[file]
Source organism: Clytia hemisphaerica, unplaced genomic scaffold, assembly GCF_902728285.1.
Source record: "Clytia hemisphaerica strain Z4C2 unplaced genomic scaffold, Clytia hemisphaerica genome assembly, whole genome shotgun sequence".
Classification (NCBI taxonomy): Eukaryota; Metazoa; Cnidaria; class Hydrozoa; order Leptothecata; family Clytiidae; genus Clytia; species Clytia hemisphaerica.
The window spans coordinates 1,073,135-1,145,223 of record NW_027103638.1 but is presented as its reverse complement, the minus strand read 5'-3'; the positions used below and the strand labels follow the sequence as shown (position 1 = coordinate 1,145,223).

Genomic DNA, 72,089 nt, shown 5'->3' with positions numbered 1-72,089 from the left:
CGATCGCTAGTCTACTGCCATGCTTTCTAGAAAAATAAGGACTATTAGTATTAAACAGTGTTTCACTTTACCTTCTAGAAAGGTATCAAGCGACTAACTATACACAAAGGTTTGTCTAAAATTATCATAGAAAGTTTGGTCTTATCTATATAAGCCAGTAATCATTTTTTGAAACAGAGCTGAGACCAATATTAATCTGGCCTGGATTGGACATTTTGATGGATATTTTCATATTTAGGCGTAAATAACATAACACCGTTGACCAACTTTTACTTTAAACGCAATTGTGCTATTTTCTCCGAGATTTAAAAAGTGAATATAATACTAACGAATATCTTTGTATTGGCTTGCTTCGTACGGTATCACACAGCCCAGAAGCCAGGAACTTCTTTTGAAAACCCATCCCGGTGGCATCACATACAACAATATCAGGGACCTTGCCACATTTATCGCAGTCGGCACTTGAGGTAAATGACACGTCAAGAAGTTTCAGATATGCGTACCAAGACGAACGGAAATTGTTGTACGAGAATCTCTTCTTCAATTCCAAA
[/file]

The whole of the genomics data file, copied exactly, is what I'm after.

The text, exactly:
Source organism: Clytia hemisphaerica, unplaced genomic scaffold, assembly GCF_902728285.1.
Source record: "Clytia hemisphaerica strain Z4C2 unplaced genomic scaffold, Clytia hemisphaerica genome assembly, whole genome shotgun sequence".
Classification (NCBI taxonomy): Eukaryota; Metazoa; Cnidaria; class Hydrozoa; order Leptothecata; family Clytiidae; genus Clytia; species Clytia hemisphaerica.
The window spans coordinates 1,073,135-1,145,223 of record NW_027103638.1 but is presented as its reverse complement, the minus strand read 5'-3'; the positions used below and the strand labels follow the sequence as shown (position 1 = coordinate 1,145,223).

Genomic DNA, 72,089 nt, shown 5'->3' with positions numbered 1-72,089 from the left:
CGATCGCTAGTCTACTGCCATGCTTTCTAGAAAAATAAGGACTATTAGTATTAAACAGTGTTTCACTTTACCTTCTAGAAAGGTATCAAGCGACTAACTATACACAAAGGTTTGTCTAAAATTATCATAGAAAGTTTGGTCTTATCTATATAAGCCAGTAATCATTTTTTGAAACAGAGCTGAGACCAATATTAATCTGGCCTGGATTGGACATTTTGATGGATATTTTCATATTTAGGCGTAAATAACATAACACCGTTGACCAACTTTTACTTTAAACGCAATTGTGCTATTTTCTCCGAGATTTAAAAAGTGAATATAATACTAACGAATATCTTTGTATTGGCTTGCTTCGTACGGTATCACACAGCCCAGAAGCCAGGAACTTCTTTTGAAAACCCATCCCGGTGGCATCACATACAACAATATCAGGGACCTTGCCACATTTATCGCAGTCGGCACTTGAGGTAAATGACACGTCAAGAAGTTTCAGATATGCGTACCAAGACGAACGGAAATTGTTGTACGAGAATCTCTTCTTCAATTCCAAA